Man O’War Valhalla Chardonnay 2011 (€29.49, €26.99 in Nov/Dec)

I sneaked this in even though I didn’t actually taste the 2011 vintage, but I recently enjoyed the previous year so have no hesitation in recommending this.

Seguin Manuel AOC Chassagne-Montrachet Vieilles Vignes 2011 (€45.00)

Seguin Manuel AOC Chassagne-Montrachet Vieilles Vignes 2011
Seguin Manuel AOC Chassagne-Montrachet Vieilles Vignes 2011

For white Burgundy there are few more renowned villages than Chassagne in the Côte d’Or.  Like its adjoining neighbour Puligny, the name of their shared vineyard Le Montrachet was added into the commune name in the late 19th century.  As this bottle is not from a designated Premier Cru vineyard it is known as a village wine.

2010 was a warm vintage throughout most of France and this shows through in the ripe fruit.  It’s Chardonnay of course – Pinot Blanc is permitted but rarely included – with a good dose of oak that is now nicely integrated.  Smoothness is the theme, and a finish that goes on and on.  It’s by no means cheap, but such a great tasting wine and long finish make it a worthwhile treat.

Reds and dessert wines in my next post.

I Know What I Like – Marlborough Sauvignon Blanc – Part 2

To recap from part one, a phrase often declared by novice wine drinkers is “I know what I like”, with the follow on (usually unspoken) being “I know what wine is best for me and I won’t try anything else”.  Now, I’m not going to tell those people they are wrong (as such!) – I just want to give those that are hesitant to try something other than their favourite type a path which they could explore.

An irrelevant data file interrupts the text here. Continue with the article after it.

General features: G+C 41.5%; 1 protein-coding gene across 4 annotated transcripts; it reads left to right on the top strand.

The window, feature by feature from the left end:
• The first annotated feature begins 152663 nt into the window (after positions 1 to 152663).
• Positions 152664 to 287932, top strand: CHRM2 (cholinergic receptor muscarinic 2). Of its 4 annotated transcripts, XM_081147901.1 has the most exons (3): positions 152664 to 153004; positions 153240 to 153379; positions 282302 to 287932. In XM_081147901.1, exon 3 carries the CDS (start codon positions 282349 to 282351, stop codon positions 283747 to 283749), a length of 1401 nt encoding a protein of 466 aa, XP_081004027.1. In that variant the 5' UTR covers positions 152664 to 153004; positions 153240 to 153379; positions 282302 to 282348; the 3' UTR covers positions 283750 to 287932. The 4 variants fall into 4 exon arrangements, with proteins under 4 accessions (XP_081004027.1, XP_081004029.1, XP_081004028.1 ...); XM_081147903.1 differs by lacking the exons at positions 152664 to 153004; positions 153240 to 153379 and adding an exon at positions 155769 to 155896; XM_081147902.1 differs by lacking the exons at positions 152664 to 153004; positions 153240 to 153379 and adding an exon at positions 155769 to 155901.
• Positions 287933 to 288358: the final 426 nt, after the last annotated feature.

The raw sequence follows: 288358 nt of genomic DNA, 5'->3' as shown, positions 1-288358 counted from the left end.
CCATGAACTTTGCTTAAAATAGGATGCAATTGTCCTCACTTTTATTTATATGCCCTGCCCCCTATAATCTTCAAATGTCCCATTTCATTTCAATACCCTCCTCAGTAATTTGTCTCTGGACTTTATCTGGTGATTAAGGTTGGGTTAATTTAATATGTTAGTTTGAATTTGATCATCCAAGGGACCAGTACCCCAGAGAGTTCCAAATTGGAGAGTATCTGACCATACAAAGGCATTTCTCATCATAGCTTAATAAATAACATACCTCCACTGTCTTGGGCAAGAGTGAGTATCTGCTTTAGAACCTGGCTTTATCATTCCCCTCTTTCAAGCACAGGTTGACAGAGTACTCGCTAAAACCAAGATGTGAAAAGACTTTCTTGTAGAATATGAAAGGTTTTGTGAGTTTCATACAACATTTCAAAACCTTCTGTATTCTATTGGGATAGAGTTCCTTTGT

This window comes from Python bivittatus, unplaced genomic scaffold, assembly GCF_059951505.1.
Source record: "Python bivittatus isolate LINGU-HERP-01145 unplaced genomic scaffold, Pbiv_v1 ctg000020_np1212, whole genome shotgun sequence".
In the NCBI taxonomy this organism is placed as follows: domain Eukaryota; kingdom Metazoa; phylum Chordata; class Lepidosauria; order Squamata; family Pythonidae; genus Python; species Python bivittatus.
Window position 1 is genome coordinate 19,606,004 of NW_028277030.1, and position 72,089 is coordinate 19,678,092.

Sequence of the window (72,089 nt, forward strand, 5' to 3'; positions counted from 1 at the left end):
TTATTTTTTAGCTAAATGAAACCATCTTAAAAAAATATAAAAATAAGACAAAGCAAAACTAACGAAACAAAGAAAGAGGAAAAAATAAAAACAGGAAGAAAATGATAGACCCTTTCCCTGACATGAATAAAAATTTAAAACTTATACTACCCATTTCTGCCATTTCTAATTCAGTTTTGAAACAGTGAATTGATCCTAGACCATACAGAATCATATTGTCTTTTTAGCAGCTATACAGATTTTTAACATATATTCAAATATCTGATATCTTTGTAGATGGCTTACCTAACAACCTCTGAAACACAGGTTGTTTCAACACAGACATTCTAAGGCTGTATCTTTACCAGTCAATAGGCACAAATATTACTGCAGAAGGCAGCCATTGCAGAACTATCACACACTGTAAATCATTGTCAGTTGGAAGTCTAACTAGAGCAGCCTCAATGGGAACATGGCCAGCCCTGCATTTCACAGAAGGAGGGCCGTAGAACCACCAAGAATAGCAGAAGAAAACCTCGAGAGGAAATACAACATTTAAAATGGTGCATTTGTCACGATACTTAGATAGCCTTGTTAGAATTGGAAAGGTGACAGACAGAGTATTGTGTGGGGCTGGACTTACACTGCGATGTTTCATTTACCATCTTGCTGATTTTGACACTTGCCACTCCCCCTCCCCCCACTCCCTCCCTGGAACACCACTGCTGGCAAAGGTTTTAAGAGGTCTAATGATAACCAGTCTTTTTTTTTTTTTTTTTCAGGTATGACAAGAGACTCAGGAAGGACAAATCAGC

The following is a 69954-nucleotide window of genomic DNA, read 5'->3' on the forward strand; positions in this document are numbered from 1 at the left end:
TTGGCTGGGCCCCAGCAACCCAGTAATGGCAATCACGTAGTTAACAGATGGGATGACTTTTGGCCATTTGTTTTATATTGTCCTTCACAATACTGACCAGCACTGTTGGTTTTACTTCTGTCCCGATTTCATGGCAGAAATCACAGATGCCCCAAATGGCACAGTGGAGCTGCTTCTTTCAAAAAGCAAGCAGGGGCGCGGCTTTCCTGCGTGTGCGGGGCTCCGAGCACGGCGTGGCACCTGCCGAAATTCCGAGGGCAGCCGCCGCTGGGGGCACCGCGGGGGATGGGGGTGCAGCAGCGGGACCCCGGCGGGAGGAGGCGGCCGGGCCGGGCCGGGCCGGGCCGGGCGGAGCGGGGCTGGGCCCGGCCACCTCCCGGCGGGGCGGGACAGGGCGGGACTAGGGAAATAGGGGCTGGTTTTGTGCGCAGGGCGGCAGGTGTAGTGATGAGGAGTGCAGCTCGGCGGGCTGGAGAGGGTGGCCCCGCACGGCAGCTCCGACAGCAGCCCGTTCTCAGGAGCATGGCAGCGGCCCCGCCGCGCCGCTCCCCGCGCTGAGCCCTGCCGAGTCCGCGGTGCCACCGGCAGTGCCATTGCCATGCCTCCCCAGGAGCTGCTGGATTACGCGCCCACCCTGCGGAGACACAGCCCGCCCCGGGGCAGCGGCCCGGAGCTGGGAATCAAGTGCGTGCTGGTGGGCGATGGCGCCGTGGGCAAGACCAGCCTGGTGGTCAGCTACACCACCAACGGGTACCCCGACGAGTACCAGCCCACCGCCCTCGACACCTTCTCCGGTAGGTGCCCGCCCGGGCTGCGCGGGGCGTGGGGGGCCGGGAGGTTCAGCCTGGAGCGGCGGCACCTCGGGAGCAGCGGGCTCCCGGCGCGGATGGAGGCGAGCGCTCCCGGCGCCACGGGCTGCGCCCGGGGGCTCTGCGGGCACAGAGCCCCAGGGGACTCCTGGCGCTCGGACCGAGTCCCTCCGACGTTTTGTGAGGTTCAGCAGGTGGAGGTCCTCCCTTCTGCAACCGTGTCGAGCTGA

Here’s a reminder of the four steps I covered in the New Zealand-centric part one:
Step 1 – Buy A Better Brand
Step 2 – Pay More! (Trade Up)
Step 3 – Same Again, But With A Twist!
Step 4 – Head Down The Road

Now we can explore alternative sources of Sauvignon Blanc from outside New Zealand.

Step 5 – Going Back To My Roots

Before the Marlborough revolution, Sauvignon Blanc was most closely associated with the Loire Valley in France – Touraine, Pouilly Fumé and especially Sancerre.  Indeed for some, the latter is still the best place to get SB, particularly for short to medium term ageing and a mineral subtlety that Marlborough often lacks.  Like many European appellations, the quality does vary significantly as some producers prioritise quantity over quality and trade off the good name of others.  Probably the best producer is Henri Bourgeois – see here for a great blog post from Confessions Of A Wine Geek.

Of course, as this is France you are expected to know the grapes belong to each appellation.  The upper Loire has a grouping of Sauvignon Blanc based whites – the aforementioned Sancerre and Pouilly Fumé (not be confused with the Maconnais’s Pouilly Fuissé) Menetou-Salon, Quincy and Reuilly (not to be confused with the Chardonnay based Rully of the Côte Chalonnaise).  The best have a distinct purity and racy acidity with subtle smoky gunflint aromas and flavours that can pair amazingly well with food.